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CPI 2021: Highlights and insights

180 countries. 180 scores. How does your country measure up?

A blue and red map of the world on a black background with puppets waving bank notes in different areas of the world

Image: Amy Chiniara © Transparency International

Two years into the devastating COVID-19 pandemic, this year’s Corruption Perceptions Index (CPI) reveals that corruption levels remain at a standstill worldwide.

Despite commitments on paper, 131 countries have made no significant progress against corruption over the last decade, and this year 27 countries are at a historic low in their CPI score. Meanwhile, human rights and democracy across the world are under assault.

This is no coincidence. Corruption enables human rights abuses. Conversely, ensuring basic rights and freedoms means there is less space for corruption to go unchallenged.

The 2021 CPI results show that countries with well-protected civil and political liberties generally control corruption better. The fundamental freedoms of association and expression are crucial in the fight for a world free of corruption.

There is an urgent need to accelerate the fight against corruption if we are to halt human rights abuses and democratic decline across the globe.

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Highlights from the Index

The Index ranks 180 countries and territories by their perceived levels of public sector corruption according to experts and businesspeople. It relies on 13 independent data sources and uses a scale of zero to 100, where zero is highly corrupt and 100 is very clean.

More than two-thirds of countries (68 per cent) score below 50 and the average global score remains static at 43. Since 2012, 25 countries significantly improved their scores, but in the same period 23 countries significantly declined.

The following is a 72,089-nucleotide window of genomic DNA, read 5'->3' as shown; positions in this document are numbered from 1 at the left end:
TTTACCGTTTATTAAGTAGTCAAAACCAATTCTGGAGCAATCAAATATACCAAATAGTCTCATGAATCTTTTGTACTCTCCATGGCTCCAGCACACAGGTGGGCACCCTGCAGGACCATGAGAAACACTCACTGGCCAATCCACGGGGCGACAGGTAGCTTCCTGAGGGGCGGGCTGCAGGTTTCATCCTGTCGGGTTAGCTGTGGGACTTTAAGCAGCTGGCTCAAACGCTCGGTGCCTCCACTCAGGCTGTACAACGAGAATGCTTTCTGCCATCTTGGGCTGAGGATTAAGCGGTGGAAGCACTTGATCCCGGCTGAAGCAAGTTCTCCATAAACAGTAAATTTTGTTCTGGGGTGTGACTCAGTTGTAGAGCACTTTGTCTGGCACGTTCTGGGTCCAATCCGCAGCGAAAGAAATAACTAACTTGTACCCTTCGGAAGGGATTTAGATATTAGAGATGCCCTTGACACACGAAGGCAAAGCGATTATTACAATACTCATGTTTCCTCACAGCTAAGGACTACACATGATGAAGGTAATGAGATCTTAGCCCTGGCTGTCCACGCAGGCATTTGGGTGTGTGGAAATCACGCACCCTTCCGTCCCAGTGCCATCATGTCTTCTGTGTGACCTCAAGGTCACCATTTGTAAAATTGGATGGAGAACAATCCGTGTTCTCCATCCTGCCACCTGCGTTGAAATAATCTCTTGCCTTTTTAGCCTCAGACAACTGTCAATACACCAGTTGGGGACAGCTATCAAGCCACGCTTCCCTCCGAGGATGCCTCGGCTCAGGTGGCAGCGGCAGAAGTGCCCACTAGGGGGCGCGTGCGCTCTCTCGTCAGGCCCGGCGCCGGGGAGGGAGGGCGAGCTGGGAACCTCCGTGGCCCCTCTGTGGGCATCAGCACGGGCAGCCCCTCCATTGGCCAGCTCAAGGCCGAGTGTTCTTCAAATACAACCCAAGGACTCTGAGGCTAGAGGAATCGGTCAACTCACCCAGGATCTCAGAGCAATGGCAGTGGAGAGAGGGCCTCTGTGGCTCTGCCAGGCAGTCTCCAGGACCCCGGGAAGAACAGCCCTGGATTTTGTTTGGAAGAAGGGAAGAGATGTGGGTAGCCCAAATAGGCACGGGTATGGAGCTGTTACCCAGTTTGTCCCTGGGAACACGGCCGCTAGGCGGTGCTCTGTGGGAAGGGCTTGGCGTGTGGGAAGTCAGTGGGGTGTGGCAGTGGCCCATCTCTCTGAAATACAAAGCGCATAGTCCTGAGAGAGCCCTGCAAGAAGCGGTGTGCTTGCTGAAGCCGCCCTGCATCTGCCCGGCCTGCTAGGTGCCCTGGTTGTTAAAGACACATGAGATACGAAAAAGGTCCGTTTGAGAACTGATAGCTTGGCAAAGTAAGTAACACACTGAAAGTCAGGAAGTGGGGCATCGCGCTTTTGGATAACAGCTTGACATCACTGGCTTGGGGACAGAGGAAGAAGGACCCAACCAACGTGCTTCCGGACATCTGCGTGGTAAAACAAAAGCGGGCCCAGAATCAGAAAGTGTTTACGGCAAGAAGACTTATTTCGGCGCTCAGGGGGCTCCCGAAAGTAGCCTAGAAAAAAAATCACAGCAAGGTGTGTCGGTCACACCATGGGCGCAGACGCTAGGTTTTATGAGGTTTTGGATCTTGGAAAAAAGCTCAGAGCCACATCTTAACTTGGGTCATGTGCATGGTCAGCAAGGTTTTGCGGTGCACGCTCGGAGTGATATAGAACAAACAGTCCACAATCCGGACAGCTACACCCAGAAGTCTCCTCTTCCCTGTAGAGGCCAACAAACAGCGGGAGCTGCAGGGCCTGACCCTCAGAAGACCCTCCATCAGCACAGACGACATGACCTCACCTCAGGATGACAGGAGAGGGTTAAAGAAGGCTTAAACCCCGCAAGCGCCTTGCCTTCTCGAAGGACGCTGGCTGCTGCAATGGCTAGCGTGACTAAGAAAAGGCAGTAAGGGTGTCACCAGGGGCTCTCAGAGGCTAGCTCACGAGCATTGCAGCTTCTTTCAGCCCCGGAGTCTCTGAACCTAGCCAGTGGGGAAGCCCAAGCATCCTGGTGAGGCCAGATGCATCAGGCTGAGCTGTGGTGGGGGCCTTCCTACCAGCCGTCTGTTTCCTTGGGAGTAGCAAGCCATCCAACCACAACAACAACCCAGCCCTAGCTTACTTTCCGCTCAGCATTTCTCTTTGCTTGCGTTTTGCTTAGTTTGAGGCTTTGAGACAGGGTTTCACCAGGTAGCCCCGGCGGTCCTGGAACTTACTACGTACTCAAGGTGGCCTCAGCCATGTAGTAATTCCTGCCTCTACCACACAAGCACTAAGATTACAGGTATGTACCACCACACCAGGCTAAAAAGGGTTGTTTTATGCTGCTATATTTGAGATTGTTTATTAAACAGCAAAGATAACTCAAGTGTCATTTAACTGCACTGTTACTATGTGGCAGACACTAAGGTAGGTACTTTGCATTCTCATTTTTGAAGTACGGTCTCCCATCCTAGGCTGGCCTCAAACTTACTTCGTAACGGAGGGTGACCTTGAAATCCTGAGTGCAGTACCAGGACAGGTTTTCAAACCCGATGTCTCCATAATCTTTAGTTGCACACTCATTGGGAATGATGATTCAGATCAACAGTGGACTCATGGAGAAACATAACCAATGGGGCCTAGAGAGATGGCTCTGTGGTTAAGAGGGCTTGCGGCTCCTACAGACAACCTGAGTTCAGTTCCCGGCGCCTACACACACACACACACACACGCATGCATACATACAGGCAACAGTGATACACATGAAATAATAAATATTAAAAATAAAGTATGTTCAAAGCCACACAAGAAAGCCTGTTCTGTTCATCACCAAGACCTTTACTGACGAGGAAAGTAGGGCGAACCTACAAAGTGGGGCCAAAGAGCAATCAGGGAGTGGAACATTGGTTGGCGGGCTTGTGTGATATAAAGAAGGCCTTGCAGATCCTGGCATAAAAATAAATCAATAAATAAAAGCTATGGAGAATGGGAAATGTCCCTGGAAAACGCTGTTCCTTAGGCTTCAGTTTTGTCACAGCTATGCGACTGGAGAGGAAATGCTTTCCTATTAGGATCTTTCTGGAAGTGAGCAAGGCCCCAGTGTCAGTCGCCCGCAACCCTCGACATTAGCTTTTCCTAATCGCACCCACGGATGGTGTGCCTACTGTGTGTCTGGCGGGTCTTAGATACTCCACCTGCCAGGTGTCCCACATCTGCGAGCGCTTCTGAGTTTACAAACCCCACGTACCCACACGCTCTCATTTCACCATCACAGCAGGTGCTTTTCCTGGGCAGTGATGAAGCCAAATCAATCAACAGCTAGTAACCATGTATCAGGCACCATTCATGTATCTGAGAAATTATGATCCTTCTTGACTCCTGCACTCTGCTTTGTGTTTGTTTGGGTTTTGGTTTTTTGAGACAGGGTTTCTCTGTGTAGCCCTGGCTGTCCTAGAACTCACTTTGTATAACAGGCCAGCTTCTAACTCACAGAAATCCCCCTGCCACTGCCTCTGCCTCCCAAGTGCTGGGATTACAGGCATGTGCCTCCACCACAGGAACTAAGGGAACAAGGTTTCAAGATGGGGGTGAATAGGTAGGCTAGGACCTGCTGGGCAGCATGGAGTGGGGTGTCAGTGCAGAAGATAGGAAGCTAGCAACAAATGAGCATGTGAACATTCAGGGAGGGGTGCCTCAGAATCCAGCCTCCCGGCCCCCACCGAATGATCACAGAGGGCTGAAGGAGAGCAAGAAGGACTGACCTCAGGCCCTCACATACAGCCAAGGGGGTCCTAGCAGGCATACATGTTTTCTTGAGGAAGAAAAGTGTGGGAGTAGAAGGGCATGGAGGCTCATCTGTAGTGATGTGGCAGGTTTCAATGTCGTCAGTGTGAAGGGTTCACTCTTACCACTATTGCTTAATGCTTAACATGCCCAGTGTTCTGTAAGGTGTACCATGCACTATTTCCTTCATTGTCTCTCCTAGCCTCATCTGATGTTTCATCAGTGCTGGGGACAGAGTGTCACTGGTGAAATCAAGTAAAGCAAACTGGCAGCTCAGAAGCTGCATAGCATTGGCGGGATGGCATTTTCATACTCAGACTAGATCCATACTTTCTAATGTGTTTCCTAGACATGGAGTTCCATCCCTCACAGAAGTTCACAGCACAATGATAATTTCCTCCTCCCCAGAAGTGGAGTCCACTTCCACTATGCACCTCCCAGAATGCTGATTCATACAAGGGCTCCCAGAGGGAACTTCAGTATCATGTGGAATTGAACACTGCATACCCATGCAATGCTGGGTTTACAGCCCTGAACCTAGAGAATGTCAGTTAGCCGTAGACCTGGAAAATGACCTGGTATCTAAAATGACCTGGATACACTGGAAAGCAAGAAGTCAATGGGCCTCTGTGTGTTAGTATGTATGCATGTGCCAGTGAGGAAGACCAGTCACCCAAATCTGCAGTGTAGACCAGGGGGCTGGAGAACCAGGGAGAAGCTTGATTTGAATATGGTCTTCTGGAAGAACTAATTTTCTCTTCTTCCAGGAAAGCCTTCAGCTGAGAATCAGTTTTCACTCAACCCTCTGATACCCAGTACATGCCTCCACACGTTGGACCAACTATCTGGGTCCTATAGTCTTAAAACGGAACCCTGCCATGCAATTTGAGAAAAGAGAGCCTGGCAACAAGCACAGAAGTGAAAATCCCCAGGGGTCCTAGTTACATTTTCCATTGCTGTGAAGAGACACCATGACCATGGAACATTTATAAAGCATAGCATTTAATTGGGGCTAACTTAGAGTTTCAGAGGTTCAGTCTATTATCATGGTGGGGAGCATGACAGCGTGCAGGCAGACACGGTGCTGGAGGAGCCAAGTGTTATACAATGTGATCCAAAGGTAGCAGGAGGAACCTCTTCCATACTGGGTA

The CPI uses a scale of 0 to 100

50/100 2/3 of countries score below 50
43/100 The global average score

Top and bottom performers

This year, the top countries are Denmark, Finland and New Zealand, each with a score of 88. Norway (85), Singapore (85), Sweden (85), Switzerland (84), the Netherlands (82), Luxembourg (81) and Germany (80) complete the top 10.

South Sudan (11), Syria (13) and Somalia (13) remain at the bottom of the index.

Countries experiencing armed conflict or authoritarianism tend to earn the lowest scores, including Venezuela (14), Afghanistan (16), North Korea (16), Yemen (16), Equatorial Guinea (17), Libya (17) and Turkmenistan (19).

What has changed?

Overall, the CPI shows that control of corruption has stagnated or worsened in 86 per cent of countries over the last decade.

CPI score changes, 2012-2021

In the last five years, several countries have fallen significantly down the Index, including Canada (-8), Nicaragua (-6), Honduras (-6) and Venezuela (-4). The most significant improvers over the same period are Armenia (+14), Angola (+10), South Korea (+8), Uzbekistan (+6), Moldova (+5) and Ethiopia (+4).

Most significant five-year movers

Meanwhile, the scores of several democracies that used to top the Index and champion anti-corruption efforts around the world are deteriorating. Many of these high-scoring countries remain safe havens for corrupt individuals from abroad.

Find out which top-scoring countries are sliding down the CPI, while helping corrupt leaders in lower-scoring countries get away with corruption and human rights violations.

CPI 2021: Trouble at the top

Rights under attack

From the repression of opposition supporters in Belarus, to the closing of media outlets and civil society organisations in Nicaragua, the deadly violence against protesters in Sudan and the killing of human rights defenders in the Philippines, human rights and democracy are under threat around the world.